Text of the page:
The Chabacano Guevon and Haragan

The words guevon and haragan are colloquial words found mostly in Latin American Spanish. They both mean lazy.

These words also occur in the Chabacano language. There are however some differences in how these words are used in the Spanish and Chabacano language.

In Chabacano, the word haragan is an adjective meaning glutton. The word guevon meanwhile is an adjective that can mean 'somebody with big testicles' and 'a lazy person'. The word guevon is also colloquial (and offensive) in the Chabacano language and it doesn’t, in fact, appear in the dictionary of Camins and Rolando Arquiza Santos (2010). The word haragan does appear in both these dictionaries because it is not considered colloquial.

Rolando Arquiza Santos defines the word haragan as 'glutton', 'greedy', and 'ravenous'. Camins meanwhile defines it as 'a glutton'. Santos’ dictionary also has the word 'guevos' which he defines as testicles (the more used word though for testicles is bola-bola).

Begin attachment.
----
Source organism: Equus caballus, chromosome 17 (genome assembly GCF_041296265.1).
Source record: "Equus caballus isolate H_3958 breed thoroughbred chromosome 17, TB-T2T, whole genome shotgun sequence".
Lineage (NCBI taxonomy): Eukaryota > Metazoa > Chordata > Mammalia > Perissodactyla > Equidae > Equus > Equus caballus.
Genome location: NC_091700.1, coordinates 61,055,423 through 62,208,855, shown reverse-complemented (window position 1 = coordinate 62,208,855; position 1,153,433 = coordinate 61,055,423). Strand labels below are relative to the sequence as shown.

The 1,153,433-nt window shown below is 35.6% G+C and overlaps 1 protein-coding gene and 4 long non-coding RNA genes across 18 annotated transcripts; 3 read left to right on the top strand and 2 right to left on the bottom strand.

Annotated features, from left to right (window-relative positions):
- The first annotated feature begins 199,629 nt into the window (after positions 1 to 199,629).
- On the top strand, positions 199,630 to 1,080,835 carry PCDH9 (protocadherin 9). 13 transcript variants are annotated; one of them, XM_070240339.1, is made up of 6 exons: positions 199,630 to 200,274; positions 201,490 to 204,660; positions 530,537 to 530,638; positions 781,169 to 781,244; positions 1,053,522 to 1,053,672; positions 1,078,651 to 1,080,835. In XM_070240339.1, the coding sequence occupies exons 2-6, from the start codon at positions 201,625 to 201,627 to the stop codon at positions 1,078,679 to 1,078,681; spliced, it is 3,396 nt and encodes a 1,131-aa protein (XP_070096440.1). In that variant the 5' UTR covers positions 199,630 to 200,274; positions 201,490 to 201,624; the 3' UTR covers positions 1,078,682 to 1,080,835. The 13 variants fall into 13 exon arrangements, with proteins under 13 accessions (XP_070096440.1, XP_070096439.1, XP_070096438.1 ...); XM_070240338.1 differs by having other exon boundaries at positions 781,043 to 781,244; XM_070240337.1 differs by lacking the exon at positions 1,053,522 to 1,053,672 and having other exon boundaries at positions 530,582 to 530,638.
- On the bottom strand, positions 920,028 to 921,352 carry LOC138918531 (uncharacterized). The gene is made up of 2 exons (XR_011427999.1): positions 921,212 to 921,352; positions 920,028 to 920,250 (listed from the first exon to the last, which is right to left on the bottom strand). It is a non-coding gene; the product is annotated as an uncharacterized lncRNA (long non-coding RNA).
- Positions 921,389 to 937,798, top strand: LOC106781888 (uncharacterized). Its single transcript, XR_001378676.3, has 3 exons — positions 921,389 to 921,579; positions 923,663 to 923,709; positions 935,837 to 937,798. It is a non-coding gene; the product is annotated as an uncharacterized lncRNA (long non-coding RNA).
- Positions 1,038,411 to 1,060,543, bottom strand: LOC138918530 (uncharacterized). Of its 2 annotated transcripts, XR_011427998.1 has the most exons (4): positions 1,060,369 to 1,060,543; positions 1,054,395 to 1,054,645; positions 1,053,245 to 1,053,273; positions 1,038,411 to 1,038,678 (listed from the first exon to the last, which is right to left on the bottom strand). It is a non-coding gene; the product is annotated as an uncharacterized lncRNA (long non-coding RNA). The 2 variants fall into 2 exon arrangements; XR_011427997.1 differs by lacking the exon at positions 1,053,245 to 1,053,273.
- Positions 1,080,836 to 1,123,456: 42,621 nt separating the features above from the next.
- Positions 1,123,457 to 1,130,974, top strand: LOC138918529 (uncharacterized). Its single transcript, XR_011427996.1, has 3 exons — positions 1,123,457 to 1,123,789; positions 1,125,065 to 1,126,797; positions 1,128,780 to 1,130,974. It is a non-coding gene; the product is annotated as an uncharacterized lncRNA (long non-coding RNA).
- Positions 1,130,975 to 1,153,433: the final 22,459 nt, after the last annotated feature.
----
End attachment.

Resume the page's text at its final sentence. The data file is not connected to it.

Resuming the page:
Some people pronounce this word as aragan and some pronounce it as haragan (like h in 'hat'). Note that the last 'a' in haragan has a stress in it. This occurs both when said in the Spanish and Chabacano  languages.

A note on the word guevon. This word does not appear in the speech of all Chabacano speakers. It is mostly spoken by people who live in rural areas. The more conventional word for lazy is flojo/floja.

1 comment:

  1. Of course guevon won't appear in the dictionary, you need to look under huevón.

    Also, regarding the aspirated h, it was voiced this way in Medieval Spanish. You can still hear it pronounced this way among some people in Extremadura, Andalucía, and Islas Canarias.

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